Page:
Backpacking in Australia is definitely very different from backpacking in Asia. Here most backpackers are between 18 and 22 years old, like partying a lot, go to the beach during the day and don't do much else and that's not exactly my style. Of course these kind of backpackers exist in Asia too, but there are also a lot of older people who enjoy some more interesting things.
Budget accommodation is usually in the form of hostels with dorms ranging from 3 to 30 beds. Generally they are extremely messy, smelly and noisy (even though on the websites they look clean and modern). Exceptions have been the YHA in Murwillumbah and Bellingen. So you can probably understand that it's quite nice to stay at a friends house for a few days, where I don't always have my own room, but at least it's clean and quiet.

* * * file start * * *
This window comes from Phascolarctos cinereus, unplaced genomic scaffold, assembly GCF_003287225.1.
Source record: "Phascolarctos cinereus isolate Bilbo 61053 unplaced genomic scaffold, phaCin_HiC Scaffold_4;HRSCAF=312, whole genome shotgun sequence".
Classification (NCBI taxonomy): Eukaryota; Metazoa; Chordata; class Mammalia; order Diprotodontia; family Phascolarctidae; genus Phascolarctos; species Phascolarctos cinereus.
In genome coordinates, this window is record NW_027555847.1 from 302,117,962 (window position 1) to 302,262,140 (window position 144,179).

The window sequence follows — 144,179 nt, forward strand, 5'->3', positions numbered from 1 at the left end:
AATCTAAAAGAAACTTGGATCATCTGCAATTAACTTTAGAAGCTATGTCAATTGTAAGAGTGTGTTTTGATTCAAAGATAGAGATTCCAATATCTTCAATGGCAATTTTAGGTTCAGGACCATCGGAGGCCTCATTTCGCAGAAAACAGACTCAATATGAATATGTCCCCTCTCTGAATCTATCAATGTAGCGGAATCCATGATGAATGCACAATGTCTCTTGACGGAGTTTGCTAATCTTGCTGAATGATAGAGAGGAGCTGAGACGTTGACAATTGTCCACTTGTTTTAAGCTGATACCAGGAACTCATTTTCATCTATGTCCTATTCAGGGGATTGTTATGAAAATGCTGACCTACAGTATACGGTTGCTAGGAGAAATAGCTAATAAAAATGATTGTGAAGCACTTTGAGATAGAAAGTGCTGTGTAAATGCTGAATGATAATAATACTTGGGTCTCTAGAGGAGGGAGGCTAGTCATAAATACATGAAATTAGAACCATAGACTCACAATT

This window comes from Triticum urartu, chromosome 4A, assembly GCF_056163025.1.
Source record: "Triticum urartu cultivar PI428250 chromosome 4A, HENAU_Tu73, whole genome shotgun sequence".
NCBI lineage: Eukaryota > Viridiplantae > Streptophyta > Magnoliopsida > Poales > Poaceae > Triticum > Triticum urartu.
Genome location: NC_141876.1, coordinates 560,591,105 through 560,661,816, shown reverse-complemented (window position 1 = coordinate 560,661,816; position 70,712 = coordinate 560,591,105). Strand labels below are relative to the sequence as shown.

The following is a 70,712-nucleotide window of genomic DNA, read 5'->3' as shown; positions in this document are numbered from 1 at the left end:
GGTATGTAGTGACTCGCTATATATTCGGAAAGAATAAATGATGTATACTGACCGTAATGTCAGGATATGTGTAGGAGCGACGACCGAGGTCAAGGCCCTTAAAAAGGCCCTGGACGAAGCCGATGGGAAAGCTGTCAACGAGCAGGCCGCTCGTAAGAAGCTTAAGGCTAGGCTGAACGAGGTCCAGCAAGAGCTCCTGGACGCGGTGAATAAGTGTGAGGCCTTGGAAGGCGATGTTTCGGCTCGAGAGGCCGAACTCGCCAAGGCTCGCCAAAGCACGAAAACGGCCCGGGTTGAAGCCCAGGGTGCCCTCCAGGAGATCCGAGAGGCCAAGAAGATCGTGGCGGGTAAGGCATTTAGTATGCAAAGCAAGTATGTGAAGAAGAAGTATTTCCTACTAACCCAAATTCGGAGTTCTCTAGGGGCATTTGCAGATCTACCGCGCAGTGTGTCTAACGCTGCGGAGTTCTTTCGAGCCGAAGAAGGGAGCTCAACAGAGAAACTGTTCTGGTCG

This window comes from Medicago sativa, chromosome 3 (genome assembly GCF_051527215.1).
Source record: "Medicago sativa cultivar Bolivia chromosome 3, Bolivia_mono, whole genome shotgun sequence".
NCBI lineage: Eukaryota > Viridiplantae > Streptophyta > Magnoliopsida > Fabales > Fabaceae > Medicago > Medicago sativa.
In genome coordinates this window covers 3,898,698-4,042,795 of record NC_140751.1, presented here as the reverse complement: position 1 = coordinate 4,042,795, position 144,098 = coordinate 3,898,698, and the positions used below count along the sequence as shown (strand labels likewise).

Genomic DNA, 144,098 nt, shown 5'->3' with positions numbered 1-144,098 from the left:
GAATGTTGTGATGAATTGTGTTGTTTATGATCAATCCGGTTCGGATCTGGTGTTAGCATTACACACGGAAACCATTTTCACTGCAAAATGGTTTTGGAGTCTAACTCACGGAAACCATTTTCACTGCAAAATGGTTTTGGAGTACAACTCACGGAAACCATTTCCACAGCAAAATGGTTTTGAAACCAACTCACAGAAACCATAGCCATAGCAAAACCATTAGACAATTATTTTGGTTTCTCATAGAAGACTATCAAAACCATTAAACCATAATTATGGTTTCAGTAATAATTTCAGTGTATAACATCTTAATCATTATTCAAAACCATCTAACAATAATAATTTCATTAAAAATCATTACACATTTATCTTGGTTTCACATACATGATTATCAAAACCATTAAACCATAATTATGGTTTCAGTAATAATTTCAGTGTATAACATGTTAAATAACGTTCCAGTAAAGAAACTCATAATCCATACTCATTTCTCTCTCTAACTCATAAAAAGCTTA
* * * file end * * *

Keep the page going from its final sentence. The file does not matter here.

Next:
So far I've stayed with Georgia, Sarah, Emma, Steffi and Wim & Hilde. And I can't thank them enough for opening their doors to me. Last week I stayed with Wim & Hilde in their house in Wamuran. After an exhausting week of running around looking for accommodation everywhere, it was like arriving in a sanctuary. I had my own room in their beautiful house with big tropical garden and swimming pool. It was interesting to talk to them about their experiences as Belgians living in Australia and they took me on a walk in the area and showed me Maroochiadore and Mooloolaba on the sunshine coast.